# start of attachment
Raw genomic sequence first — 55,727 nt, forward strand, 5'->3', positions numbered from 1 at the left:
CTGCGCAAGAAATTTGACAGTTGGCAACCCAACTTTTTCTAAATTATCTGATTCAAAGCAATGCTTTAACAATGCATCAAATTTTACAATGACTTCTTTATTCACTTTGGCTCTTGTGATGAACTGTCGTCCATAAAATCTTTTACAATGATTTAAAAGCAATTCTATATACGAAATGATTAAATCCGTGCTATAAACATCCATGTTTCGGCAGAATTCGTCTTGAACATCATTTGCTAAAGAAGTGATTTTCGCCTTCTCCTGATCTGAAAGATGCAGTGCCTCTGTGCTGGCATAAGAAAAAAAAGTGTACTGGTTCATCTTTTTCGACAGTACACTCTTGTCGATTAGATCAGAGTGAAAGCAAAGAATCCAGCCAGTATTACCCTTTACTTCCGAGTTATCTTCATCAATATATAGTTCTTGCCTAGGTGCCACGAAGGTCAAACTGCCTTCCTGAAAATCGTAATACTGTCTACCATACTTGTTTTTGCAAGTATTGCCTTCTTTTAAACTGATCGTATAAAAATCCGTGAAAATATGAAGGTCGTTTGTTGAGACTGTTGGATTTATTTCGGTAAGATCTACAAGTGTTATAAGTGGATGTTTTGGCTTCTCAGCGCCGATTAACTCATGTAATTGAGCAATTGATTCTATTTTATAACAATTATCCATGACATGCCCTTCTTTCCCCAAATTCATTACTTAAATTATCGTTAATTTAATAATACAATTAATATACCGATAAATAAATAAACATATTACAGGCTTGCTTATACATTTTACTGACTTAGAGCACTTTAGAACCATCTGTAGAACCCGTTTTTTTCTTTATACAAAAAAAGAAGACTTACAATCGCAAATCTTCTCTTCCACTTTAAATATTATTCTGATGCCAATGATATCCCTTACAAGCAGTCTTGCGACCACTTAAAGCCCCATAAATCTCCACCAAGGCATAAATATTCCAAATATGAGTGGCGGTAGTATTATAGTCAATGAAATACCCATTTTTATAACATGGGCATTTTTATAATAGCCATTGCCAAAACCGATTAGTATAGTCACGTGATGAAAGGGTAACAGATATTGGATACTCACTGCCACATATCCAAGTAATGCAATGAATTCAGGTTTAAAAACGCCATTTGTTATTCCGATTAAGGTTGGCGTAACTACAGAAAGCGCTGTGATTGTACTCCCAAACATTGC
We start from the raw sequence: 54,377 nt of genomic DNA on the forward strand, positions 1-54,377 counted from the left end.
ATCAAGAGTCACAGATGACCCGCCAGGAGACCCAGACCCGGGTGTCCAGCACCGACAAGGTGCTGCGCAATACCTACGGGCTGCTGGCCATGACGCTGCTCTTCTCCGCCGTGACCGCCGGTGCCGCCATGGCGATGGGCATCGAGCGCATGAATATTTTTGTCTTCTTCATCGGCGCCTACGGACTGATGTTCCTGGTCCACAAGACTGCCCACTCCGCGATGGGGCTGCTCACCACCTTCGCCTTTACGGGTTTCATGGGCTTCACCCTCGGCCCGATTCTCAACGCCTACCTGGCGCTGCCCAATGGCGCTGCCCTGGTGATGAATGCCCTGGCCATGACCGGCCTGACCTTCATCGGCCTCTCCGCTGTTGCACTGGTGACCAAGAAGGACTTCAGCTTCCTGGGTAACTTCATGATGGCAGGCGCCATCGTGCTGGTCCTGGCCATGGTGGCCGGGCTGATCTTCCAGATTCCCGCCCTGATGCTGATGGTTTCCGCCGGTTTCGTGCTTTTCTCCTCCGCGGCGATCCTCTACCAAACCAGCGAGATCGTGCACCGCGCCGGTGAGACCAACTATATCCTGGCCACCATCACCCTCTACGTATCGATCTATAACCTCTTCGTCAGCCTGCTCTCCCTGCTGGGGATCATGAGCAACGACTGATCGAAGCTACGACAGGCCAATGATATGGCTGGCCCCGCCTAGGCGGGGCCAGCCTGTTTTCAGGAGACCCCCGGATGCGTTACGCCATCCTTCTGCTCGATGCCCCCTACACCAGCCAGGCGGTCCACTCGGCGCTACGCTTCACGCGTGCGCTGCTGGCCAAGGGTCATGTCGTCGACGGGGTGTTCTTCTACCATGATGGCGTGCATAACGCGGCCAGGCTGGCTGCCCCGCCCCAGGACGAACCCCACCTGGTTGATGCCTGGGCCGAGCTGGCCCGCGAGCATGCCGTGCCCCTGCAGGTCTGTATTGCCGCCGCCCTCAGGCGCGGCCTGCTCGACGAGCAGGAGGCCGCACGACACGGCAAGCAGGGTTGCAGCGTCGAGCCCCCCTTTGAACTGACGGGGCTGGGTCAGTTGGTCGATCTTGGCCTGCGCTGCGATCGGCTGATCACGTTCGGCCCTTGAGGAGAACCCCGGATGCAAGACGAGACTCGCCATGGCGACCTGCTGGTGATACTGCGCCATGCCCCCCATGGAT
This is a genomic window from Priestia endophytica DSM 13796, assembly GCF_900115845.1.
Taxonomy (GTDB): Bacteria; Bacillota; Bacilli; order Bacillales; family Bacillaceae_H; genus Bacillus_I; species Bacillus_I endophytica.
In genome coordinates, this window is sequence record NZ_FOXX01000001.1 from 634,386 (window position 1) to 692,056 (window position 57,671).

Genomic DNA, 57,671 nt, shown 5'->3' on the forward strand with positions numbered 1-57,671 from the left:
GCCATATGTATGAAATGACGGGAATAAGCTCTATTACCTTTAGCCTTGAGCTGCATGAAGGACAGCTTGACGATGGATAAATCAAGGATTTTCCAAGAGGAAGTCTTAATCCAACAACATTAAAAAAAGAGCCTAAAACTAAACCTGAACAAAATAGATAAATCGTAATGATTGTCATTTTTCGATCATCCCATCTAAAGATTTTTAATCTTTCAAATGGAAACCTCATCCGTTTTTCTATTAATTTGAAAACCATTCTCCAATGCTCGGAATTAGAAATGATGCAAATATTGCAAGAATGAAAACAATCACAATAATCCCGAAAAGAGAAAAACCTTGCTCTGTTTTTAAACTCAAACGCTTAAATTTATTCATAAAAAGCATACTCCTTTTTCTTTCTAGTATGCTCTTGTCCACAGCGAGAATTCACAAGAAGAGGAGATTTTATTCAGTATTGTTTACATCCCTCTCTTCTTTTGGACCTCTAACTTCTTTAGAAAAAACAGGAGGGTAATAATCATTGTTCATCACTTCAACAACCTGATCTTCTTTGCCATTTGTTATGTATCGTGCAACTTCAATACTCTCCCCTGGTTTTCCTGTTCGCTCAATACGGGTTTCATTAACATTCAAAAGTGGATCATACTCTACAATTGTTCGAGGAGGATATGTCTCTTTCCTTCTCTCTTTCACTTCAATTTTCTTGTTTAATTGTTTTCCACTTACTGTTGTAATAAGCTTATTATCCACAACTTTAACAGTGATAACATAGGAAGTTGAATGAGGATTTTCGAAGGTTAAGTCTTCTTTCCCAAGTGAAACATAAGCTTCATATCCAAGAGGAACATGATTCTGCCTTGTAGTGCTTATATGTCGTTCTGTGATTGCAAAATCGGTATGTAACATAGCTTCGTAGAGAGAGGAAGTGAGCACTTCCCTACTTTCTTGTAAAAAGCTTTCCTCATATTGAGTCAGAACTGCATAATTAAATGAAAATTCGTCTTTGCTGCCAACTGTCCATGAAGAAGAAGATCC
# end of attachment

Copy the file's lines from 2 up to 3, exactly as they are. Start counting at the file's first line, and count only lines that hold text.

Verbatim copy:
CTGCGCAAGAAATTTGACAGTTGGCAACCCAACTTTTTCTAAATTATCTGATTCAAAGCAATGCTTTAACAATGCATCAAATTTTACAATGACTTCTTTATTCACTTTGGCTCTTGTGATGAACTGTCGTCCATAAAATCTTTTACAATGATTTAAAAGCAATTCTATATACGAAATGATTAAATCCGTGCTATAAACATCCATGTTTCGGCAGAATTCGTCTTGAACATCATTTGCTAAAGAAGTGATTTTCGCCTTCTCCTGATCTGAAAGATGCAGTGCCTCTGTGCTGGCATAAGAAAAAAAAGTGTACTGGTTCATCTTTTTCGACAGTACACTCTTGTCGATTAGATCAGAGTGAAAGCAAAGAATCCAGCCAGTATTACCCTTTACTTCCGAGTTATCTTCATCAATATATAGTTCTTGCCTAGGTGCCACGAAGGTCAAACTGCCTTCCTGAAAATCGTAATACTGTCTACCATACTTGTTTTTGCAAGTATTGCCTTCTTTTAAACTGATCGTATAAAAATCCGTGAAAATATGAAGGTCGTTTGTTGAGACTGTTGGATTTATTTCGGTAAGATCTACAAGTGTTATAAGTGGATGTTTTGGCTTCTCAGCGCCGATTAACTCATGTAATTGAGCAATTGATTCTATTTTATAACAATTATCCATGACATGCCCTTCTTTCCCCAAATTCATTACTTAAATTATCGTTAATTTAATAATACAATTAATATACCGATAAATAAATAAACATATTACAGGCTTGCTTATACATTTTACTGACTTAGAGCACTTTAGAACCATCTGTAGAACCCGTTTTTTTCTTTATACAAAAAAAGAAGACTTACAATCGCAAATCTTCTCTTCCACTTTAAATATTATTCTGATGCCAATGATATCCCTTACAAGCAGTCTTGCGACCACTTAAAGCCCCATAAATCTCCACCAAGGCATAAATATTCCAAATATGAGTGGCGGTAGTATTATAGTCAATGAAATACCCATTTTTATAACATGGGCATTTTTATAATAGCCATTGCCAAAACCGATTAGTATAGTCACGTGATGAAAGGGTAACAGATATTGGATACTCACTGCCACATATCCAAGTAATGCAATGAATTCAGGTTTAAAAACGCCATTTGTTATTCCGATTAAGGTTGGCGTAACTACAGAAAGCGCTGTGATTGTACTCCCAAACATTGC
We start from the raw sequence: 54,377 nt of genomic DNA on the forward strand, positions 1-54,377 counted from the left end.